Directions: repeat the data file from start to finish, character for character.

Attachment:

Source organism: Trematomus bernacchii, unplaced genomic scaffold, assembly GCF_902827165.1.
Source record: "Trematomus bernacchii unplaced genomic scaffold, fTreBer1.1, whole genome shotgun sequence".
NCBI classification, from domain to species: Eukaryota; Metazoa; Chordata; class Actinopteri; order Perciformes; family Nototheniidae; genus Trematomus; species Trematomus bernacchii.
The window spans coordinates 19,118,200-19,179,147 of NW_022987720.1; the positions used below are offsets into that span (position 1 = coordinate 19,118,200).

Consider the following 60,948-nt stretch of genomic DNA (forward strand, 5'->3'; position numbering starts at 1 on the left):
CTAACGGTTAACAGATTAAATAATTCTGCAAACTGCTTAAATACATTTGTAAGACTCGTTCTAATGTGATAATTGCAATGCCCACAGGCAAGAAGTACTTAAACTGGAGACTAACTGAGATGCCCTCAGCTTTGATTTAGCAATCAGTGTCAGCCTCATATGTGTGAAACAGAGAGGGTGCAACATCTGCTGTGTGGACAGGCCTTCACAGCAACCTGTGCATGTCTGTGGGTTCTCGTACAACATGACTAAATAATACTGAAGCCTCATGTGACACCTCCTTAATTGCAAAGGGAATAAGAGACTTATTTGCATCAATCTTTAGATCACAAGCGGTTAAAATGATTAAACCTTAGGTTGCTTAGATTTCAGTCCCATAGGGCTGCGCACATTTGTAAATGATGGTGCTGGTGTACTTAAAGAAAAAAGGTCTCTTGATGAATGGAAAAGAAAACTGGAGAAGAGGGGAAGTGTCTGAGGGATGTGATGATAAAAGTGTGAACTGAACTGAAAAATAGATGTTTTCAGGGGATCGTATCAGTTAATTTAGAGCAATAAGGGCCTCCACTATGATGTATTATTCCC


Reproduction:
Source organism: Trematomus bernacchii, unplaced genomic scaffold, assembly GCF_902827165.1.
Source record: "Trematomus bernacchii unplaced genomic scaffold, fTreBer1.1, whole genome shotgun sequence".
NCBI classification, from domain to species: Eukaryota; Metazoa; Chordata; class Actinopteri; order Perciformes; family Nototheniidae; genus Trematomus; species Trematomus bernacchii.
The window spans coordinates 19,118,200-19,179,147 of NW_022987720.1; the positions used below are offsets into that span (position 1 = coordinate 19,118,200).

Consider the following 60,948-nt stretch of genomic DNA (forward strand, 5'->3'; position numbering starts at 1 on the left):
CTAACGGTTAACAGATTAAATAATTCTGCAAACTGCTTAAATACATTTGTAAGACTCGTTCTAATGTGATAATTGCAATGCCCACAGGCAAGAAGTACTTAAACTGGAGACTAACTGAGATGCCCTCAGCTTTGATTTAGCAATCAGTGTCAGCCTCATATGTGTGAAACAGAGAGGGTGCAACATCTGCTGTGTGGACAGGCCTTCACAGCAACCTGTGCATGTCTGTGGGTTCTCGTACAACATGACTAAATAATACTGAAGCCTCATGTGACACCTCCTTAATTGCAAAGGGAATAAGAGACTTATTTGCATCAATCTTTAGATCACAAGCGGTTAAAATGATTAAACCTTAGGTTGCTTAGATTTCAGTCCCATAGGGCTGCGCACATTTGTAAATGATGGTGCTGGTGTACTTAAAGAAAAAAGGTCTCTTGATGAATGGAAAAGAAAACTGGAGAAGAGGGGAAGTGTCTGAGGGATGTGATGATAAAAGTGTGAACTGAACTGAAAAATAGATGTTTTCAGGGGATCGTATCAGTTAATTTAGAGCAATAAGGGCCTCCACTATGATGTATTATTCCC